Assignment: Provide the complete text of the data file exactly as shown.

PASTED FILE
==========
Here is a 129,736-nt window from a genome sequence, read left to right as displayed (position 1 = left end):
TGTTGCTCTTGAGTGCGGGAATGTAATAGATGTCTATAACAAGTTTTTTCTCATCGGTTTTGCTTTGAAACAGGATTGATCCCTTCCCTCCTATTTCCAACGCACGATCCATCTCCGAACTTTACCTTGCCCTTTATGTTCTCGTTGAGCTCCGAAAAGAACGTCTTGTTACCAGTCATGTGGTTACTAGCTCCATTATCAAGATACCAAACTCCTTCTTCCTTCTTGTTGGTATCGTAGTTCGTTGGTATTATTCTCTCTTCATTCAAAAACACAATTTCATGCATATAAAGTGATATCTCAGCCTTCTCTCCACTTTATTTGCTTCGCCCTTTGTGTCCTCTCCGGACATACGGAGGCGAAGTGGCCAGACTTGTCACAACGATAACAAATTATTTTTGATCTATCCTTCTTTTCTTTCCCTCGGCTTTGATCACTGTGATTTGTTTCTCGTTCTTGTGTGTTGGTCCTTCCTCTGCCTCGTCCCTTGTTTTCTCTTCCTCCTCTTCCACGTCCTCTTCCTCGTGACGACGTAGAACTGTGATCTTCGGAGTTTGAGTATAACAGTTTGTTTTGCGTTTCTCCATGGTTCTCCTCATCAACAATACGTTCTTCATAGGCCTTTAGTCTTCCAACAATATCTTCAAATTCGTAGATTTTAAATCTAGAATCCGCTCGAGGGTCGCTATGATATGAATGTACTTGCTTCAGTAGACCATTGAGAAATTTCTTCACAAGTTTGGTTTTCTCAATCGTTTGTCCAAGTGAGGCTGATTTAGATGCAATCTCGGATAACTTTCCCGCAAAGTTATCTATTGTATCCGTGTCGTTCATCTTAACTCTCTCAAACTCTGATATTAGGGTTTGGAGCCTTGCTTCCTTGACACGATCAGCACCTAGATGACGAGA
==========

Here is a 129,736-nt window from a genome sequence, read left to right as displayed (position 1 = left end):
TGTTGCTCTTGAGTGCGGGAATGTAATAGATGTCTATAACAAGTTTTTTCTCATCGGTTTTGCTTTGAAACAGGATTGATCCCTTCCCTCCTATTTCCAACGCACGATCCATCTCCGAACTTTACCTTGCCCTTTATGTTCTCGTTGAGCTCCGAAAAGAACGTCTTGTTACCAGTCATGTGGTTACTAGCTCCATTATCAAGATACCAAACTCCTTCTTCCTTCTTGTTGGTATCGTAGTTCGTTGGTATTATTCTCTCTTCATTCAAAAACACAATTTCATGCATATAAAGTGATATCTCAGCCTTCTCTCCACTTTATTTGCTTCGCCCTTTGTGTCCTCTCCGGACATACGGAGGCGAAGTGGCCAGACTTGTCACAACGATAACAAATTATTTTTGATCTATCCTTCTTTTCTTTCCCTCGGCTTTGATCACTGTGATTTGTTTCTCGTTCTTGTGTGTTGGTCCTTCCTCTGCCTCGTCCCTTGTTTTCTCTTCCTCCTCTTCCACGTCCTCTTCCTCGTGACGACGTAGAACTGTGATCTTCGGAGTTTGAGTATAACAGTTTGTTTTGCGTTTCTCCATGGTTCTCCTCATCAACAATACGTTCTTCATAGGCCTTTAGTCTTCCAACAATATCTTCAAATTCGTAGATTTTAAATCTAGAATCCGCTCGAGGGTCGCTATGATATGAATGTACTTGCTTCAGTAGACCATTGAGAAATTTCTTCACAAGTTTGGTTTTCTCAATCGTTTGTCCAAGTGAGGCTGATTTAGATGCAATCTCGGATAACTTTCCCGCAAAGTTATCTATTGTATCCGTGTCGTTCATCTTAACTCTCTCAAACTCTGATATTAGGGTTTGGAGCCTTGCTTCCTTGACACGATCAGCACCTAGATGACGAGA